Definitions

# Function composition

In mathematics, a composite function represents the application of one function to the results of another. For instance, the functions fX → Y and gY → Z can be composed by first applying f to an argument x and then applying g to the result. Thus one obtains a function g o f: X → Z defined by (g o f)(x) = g(f(x)) for all x in X. The notation g o f is read as "g circle f", or "g composed with f", "g following f", or just "g of f".

The composition of functions is always associative. That is, if f, g, and h are three functions with suitably chosen domains and codomains, then f o (g o h) = (f o go h. Since there is no distinction between the choices of placement of parentheses, they may be safely left off.

The functions g and f are said to commute with each other if g o f = f o g. In general, composition of functions will not be commutative. Commutativity is a special property, attained only by particular functions, and often in special circumstances. For example, $left | x right | + 3 = left | x + 3 right |,$ only when $x ge 0$. But inverse functions always commute to produce the identity mapping.

Considering functions as special cases of relations (namely functional relations), one can analogously define composition of relations, which gives the formula for $g circ f subset X times Z$ in terms of $f subset X times Y$ and $g subset Y times Z$.

Derivatives of compositions involving differentiable functions can be found using the chain rule. Higher derivatives of such functions are given by Faà di Bruno's formula.

## Example

As an example, suppose that an airplane's elevation at time t is given by the function h(t) and that the oxygen concentration at elevation x is given by the function c(x). Then (c o h)(t) describes the oxygen concentration around the plane at time t.

## Functional powers

If $Y subseteq X$ then $f: Xrightarrow Y$ may compose with itself; this is sometimes denoted $f^2,$. Thus:

$\left(fcirc f\right)\left(x\right) = f\left(f\left(x\right)\right) = f^2\left(x\right)$

$\left(fcirc fcirc f\right)\left(x\right) = f\left(f\left(f\left(x\right)\right)\right) = f^3\left(x\right)$

Repeated composition of a function with itself is called function iteration.

The functional powers $fcirc f^n=f^ncirc f=f^\left\{n+1\right\}$ for natural $n,$ follow immediately.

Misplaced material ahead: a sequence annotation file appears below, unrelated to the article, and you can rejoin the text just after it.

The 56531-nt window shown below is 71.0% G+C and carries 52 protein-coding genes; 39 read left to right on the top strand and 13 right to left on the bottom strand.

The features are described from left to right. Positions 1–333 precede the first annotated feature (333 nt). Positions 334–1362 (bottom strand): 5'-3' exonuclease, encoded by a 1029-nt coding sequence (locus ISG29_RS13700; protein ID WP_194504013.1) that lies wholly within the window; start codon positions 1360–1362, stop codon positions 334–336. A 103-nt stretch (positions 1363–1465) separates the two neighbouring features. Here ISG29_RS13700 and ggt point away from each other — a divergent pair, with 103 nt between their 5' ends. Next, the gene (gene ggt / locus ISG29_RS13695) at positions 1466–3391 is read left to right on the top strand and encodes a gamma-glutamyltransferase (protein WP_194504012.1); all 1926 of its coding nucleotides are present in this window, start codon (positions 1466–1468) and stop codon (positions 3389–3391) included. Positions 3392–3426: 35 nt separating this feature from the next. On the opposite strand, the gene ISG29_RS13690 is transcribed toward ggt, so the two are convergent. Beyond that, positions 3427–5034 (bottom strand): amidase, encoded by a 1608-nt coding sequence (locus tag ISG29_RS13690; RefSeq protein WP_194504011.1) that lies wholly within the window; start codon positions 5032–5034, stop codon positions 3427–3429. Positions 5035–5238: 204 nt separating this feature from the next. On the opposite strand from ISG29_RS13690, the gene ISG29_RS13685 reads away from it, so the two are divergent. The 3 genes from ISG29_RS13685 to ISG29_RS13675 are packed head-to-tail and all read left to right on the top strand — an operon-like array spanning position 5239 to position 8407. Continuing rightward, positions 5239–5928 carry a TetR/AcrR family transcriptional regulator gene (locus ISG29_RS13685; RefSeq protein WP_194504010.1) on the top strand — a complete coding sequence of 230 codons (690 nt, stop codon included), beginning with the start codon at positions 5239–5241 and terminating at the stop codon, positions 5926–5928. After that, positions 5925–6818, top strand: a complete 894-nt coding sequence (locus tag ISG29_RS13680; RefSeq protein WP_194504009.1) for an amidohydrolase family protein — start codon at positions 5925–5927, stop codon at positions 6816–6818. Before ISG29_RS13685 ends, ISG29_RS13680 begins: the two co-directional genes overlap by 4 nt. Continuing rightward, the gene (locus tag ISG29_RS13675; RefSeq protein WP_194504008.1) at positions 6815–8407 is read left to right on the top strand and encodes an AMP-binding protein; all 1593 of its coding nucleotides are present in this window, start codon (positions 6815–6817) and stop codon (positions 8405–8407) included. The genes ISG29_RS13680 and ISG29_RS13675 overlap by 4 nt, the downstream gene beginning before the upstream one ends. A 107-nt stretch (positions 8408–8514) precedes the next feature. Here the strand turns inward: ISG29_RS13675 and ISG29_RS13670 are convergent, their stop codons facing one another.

• By convention, $f^0= id_\left\{D\left(f\right)\right\},$ $big\left($the identity map on the domain of $fbig\right)$.
• If $f: Xrightarrow X$ admits an inverse function, negative functional powers $f^\left\{-k\right\},$ $\left(k>0,\right)$ are defined as the opposite power of the inverse function, $\left(f^\left\{-1\right\}\right)^k,$.

Note: If f takes its values in a ring (in particular for real or complex-valued f ), there is a risk of confusion, as n could also stand for the n-fold product of f, e.g. f 2(x) = f(x) · f(x).

(For trigonometric functions, usually the latter is meant, at least for positive exponents. For example, in trigonometry, this superscript notation represents standard exponentiation when used with trigonometric functions: sin2(x) = sin(x) · sin(x). However, for negative exponents (especially −1), it nevertheless usually refers to the inverse function, e.g., tan−1 = arctan (≠ 1/tan).

In some cases, an expression for f in g(x) = f r(x) can be derived from the rule for g given non-integer values of r. This is called fractional iteration. A simple example would be that where f is the successor function, f r(x) = x + r.

Iterated functions occur naturally in the study of fractals and dynamical systems.

## Composition monoids

Suppose one has two (or more) functions f: XX, g: XX having the same domain and range. Then one can form long, potentially complicated chains of these functions composed together, such as f o f o g o f. Such long chains have the algebraic structure of a monoid, sometimes called the composition monoid. In general, composition monoids can have remarkably complicated structure. One particular notable example is the de Rham curve. The set of all functions f: XX is called the full transformation semigroup on X.

If the functions are bijective, then the set of all possible combinations of these functions form a group; and one says that the group is generated by these functions.

The set of all bijective functions fX → X form a group with respect to the composition operator. This is the symmetric group, also sometimes called the composition group.

## Alternative notation

In the mid-20th century, some mathematicians decided that writing "g o f" to mean "first apply f, then apply g" was too confusing and decided to change notations. They wrote "xf" for "f(x)" and "xfg" for "g(f(x))". This can be more natural and seem simpler than writing functions on the left in some areas, and is called postfix notation. For instance, in linear algebra, where x is a row vector and f and g denote matrices and the composition is by matrix multiplication. The order is important because this multiplication is non-commutative. Successive transformations applying and composing to the right agrees with the left-to-right reading sequence.

Category Theory uses f;g interchangeably with g o f. To distinguish the left composition operator from a text semicolon, in the Z notation a fat semicolon ⨟ is used for left relation composition. Since all functions are binary relations, it is correct to use the fat semicolon for function composition as well.

## Composition operator

Given a function g, the composition operator $C_g$ is defined as that operator which maps functions to functions as

$C_g f = f circ g.$

Composition operators are studied in the field of operator theory.